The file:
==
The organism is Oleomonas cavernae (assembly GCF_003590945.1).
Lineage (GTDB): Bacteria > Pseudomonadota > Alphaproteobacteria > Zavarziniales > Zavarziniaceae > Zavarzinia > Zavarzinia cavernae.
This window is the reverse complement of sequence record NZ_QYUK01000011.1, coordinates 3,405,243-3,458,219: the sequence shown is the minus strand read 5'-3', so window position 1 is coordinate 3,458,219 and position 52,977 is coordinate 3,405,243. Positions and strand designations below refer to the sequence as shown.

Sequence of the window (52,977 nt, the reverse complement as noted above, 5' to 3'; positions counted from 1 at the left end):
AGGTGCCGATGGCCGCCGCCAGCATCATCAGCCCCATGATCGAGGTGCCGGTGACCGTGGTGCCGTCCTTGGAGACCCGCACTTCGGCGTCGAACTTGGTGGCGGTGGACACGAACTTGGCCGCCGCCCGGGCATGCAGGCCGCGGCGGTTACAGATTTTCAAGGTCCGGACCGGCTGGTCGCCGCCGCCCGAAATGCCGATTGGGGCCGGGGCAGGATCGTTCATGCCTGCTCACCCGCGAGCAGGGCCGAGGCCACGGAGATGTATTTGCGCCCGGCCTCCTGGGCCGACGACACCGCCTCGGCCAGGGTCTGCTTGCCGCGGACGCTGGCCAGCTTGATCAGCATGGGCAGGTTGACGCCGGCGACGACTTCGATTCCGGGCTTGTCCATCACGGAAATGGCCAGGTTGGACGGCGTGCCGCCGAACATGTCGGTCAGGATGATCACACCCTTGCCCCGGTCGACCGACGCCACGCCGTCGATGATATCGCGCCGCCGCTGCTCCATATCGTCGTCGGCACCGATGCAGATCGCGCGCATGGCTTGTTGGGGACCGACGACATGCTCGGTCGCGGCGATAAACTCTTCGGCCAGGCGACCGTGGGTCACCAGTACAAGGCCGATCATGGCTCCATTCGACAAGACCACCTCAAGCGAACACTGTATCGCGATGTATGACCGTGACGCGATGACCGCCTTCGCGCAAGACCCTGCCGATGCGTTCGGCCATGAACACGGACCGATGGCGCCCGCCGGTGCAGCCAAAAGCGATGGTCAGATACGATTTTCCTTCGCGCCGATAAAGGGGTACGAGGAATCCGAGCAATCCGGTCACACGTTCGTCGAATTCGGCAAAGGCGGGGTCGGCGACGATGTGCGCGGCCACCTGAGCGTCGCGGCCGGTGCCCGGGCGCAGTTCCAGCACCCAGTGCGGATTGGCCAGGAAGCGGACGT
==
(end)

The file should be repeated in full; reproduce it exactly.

The organism is Oleomonas cavernae (assembly GCF_003590945.1).
Lineage (GTDB): Bacteria > Pseudomonadota > Alphaproteobacteria > Zavarziniales > Zavarziniaceae > Zavarzinia > Zavarzinia cavernae.
This window is the reverse complement of sequence record NZ_QYUK01000011.1, coordinates 3,405,243-3,458,219: the sequence shown is the minus strand read 5'-3', so window position 1 is coordinate 3,458,219 and position 52,977 is coordinate 3,405,243. Positions and strand designations below refer to the sequence as shown.

Sequence of the window (52,977 nt, the reverse complement as noted above, 5' to 3'; positions counted from 1 at the left end):
AGGTGCCGATGGCCGCCGCCAGCATCATCAGCCCCATGATCGAGGTGCCGGTGACCGTGGTGCCGTCCTTGGAGACCCGCACTTCGGCGTCGAACTTGGTGGCGGTGGACACGAACTTGGCCGCCGCCCGGGCATGCAGGCCGCGGCGGTTACAGATTTTCAAGGTCCGGACCGGCTGGTCGCCGCCGCCCGAAATGCCGATTGGGGCCGGGGCAGGATCGTTCATGCCTGCTCACCCGCGAGCAGGGCCGAGGCCACGGAGATGTATTTGCGCCCGGCCTCCTGGGCCGACGACACCGCCTCGGCCAGGGTCTGCTTGCCGCGGACGCTGGCCAGCTTGATCAGCATGGGCAGGTTGACGCCGGCGACGACTTCGATTCCGGGCTTGTCCATCACGGAAATGGCCAGGTTGGACGGCGTGCCGCCGAACATGTCGGTCAGGATGATCACACCCTTGCCCCGGTCGACCGACGCCACGCCGTCGATGATATCGCGCCGCCGCTGCTCCATATCGTCGTCGGCACCGATGCAGATCGCGCGCATGGCTTGTTGGGGACCGACGACATGCTCGGTCGCGGCGATAAACTCTTCGGCCAGGCGACCGTGGGTCACCAGTACAAGGCCGATCATGGCTCCATTCGACAAGACCACCTCAAGCGAACACTGTATCGCGATGTATGACCGTGACGCGATGACCGCCTTCGCGCAAGACCCTGCCGATGCGTTCGGCCATGAACACGGACCGATGGCGCCCGCCGGTGCAGCCAAAAGCGATGGTCAGATACGATTTTCCTTCGCGCCGATAAAGGGGTACGAGGAATCCGAGCAATCCGGTCACACGTTCGTCGAATTCGGCAAAGGCGGGGTCGGCGACGATGTGCGCGGCCACCTGAGCGTCGCGGCCGGTGCCCGGGCGCAGTTCCAGCACCCAGTGCGGATTGGCCAGGAAGCGGACGT